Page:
Although the tech is very interesting, it has substantial vulnerabilities. Like any tech-based new application, there are going to be challenges but IMHO, the 1st is that the tech promotes the driver to not take responsibility........a primary mistake that even google has seen repeatedly in it's own beta testing. Aside from that, the next biggest impactor is the purposeful remote taking of vehicle control for either prankster or criminal intent......demonstrated and validated by independent analysis and formally acknowledged by Federal Law Enforcement authorities, each car mfg vehicle including the highest end, are easily subject to remote take-over....this includes communication systems, steering (electric-based, below 30 mph), brakes, throttle, etc.
Lastly, let's take a look at the most advanced tech control in place....the Boeing Nex-Gen aircraft. Controlled from a "super-computer" in a highly secured underground facility in Washington (state), the current aircraft is completely controlled/flown remotely. As an example, each blade on each jet engine has a sensor, providing 5000 bits of info per second back to the "super-computer".....total data sent is around a trillion terabites per second from the aircraft......the super-computer determines the best altitude, speed and route to maximize fuel consumption and minimize maintenance.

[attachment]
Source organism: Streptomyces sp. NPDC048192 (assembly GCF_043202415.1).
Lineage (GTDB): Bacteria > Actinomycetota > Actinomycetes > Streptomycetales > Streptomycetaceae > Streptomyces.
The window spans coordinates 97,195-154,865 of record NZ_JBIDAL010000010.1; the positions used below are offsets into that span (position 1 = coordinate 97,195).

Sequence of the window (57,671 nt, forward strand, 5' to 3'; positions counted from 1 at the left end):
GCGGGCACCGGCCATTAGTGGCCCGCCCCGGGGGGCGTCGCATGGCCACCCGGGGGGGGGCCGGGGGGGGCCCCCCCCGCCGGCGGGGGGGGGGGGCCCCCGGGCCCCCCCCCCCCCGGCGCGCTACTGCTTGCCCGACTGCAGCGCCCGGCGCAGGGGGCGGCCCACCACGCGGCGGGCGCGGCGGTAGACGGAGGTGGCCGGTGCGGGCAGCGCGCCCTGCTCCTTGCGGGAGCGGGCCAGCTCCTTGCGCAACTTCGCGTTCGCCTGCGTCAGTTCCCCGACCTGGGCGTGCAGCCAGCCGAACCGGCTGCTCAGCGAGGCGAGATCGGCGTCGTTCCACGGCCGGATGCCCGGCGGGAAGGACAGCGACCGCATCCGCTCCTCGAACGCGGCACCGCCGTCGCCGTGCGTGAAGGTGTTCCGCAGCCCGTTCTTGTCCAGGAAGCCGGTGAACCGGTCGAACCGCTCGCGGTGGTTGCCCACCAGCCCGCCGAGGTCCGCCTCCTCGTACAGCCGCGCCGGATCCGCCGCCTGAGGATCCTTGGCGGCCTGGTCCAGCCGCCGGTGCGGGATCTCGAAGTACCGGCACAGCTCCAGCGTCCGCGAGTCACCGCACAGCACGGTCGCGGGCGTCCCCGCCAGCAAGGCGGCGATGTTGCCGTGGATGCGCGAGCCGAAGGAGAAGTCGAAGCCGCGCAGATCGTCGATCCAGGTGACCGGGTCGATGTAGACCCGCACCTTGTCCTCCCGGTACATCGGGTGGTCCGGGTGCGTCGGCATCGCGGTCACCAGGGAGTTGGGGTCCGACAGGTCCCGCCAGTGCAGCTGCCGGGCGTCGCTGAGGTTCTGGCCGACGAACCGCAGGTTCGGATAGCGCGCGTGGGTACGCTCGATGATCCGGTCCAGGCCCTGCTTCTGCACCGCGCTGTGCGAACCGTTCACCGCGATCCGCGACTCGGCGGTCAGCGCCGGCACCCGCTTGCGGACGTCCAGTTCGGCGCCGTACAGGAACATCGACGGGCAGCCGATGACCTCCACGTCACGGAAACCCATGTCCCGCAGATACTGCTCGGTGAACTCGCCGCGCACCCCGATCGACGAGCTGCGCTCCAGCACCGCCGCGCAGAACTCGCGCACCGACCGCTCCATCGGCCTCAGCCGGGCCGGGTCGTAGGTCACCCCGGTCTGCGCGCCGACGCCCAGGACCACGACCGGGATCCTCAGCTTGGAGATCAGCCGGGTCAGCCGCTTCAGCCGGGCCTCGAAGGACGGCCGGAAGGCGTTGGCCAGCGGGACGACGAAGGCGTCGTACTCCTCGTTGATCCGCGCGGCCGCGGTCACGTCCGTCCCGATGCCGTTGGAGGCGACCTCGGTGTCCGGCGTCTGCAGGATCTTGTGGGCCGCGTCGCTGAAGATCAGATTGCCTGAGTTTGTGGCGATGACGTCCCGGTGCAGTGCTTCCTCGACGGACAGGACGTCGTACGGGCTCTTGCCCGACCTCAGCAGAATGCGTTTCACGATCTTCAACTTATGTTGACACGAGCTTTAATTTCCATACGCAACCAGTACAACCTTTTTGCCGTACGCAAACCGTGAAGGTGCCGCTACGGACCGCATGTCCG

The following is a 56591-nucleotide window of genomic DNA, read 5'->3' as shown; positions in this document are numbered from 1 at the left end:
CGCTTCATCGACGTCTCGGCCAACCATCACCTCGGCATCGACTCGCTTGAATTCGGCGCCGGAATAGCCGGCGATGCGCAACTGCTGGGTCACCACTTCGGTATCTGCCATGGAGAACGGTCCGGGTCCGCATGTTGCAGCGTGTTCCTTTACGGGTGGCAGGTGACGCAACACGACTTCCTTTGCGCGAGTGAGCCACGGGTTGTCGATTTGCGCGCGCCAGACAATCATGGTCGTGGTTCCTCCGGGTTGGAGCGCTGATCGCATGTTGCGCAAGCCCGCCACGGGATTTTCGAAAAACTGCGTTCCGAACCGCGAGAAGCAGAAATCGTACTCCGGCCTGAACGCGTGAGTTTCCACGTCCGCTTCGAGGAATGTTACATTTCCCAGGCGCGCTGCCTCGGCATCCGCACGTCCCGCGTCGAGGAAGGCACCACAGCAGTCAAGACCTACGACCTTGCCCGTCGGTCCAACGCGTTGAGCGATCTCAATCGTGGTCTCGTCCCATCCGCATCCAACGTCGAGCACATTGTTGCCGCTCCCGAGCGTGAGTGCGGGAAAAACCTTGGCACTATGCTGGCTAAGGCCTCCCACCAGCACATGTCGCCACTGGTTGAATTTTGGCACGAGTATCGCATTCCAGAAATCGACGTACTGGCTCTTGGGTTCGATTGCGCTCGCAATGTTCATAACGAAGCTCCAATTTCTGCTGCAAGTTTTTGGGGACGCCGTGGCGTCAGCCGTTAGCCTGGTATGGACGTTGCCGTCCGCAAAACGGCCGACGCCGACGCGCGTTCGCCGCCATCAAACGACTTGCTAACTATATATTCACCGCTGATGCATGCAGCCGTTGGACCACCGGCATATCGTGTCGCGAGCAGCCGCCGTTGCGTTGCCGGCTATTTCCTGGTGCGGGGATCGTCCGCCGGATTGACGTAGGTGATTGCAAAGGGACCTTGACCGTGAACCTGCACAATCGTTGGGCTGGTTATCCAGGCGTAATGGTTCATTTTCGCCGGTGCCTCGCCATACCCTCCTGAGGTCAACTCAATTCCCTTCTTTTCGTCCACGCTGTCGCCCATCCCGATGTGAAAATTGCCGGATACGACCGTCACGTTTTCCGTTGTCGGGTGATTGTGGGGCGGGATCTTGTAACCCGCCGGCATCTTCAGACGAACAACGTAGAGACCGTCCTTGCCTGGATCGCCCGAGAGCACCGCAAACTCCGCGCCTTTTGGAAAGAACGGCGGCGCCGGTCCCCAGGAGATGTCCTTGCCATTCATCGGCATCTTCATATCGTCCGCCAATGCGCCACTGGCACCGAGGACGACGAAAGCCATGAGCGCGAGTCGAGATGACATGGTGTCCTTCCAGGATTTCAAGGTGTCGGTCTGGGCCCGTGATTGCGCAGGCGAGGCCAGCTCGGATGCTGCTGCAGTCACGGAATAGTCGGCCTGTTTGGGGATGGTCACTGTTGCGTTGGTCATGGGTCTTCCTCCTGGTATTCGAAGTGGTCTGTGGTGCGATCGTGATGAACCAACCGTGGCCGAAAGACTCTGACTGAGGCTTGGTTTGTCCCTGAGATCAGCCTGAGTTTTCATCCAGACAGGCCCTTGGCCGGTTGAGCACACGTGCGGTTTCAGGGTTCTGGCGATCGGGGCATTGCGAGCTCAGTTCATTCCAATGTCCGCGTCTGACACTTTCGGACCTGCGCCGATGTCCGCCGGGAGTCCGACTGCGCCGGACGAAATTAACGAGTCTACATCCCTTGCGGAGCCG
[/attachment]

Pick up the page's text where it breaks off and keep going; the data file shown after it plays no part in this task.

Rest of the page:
While this all sounds impressive...are there issues yes, twice since the aircrafts were deployed & inflight, the flight crews were unable to invoke on-board override procedures (in essence the they were unable to take back control of the plane) requiring the "tech's" to literally hack into the system for the flight crew to regain control.
Is this safe....no
Not from an intentional or unintentional perspective.
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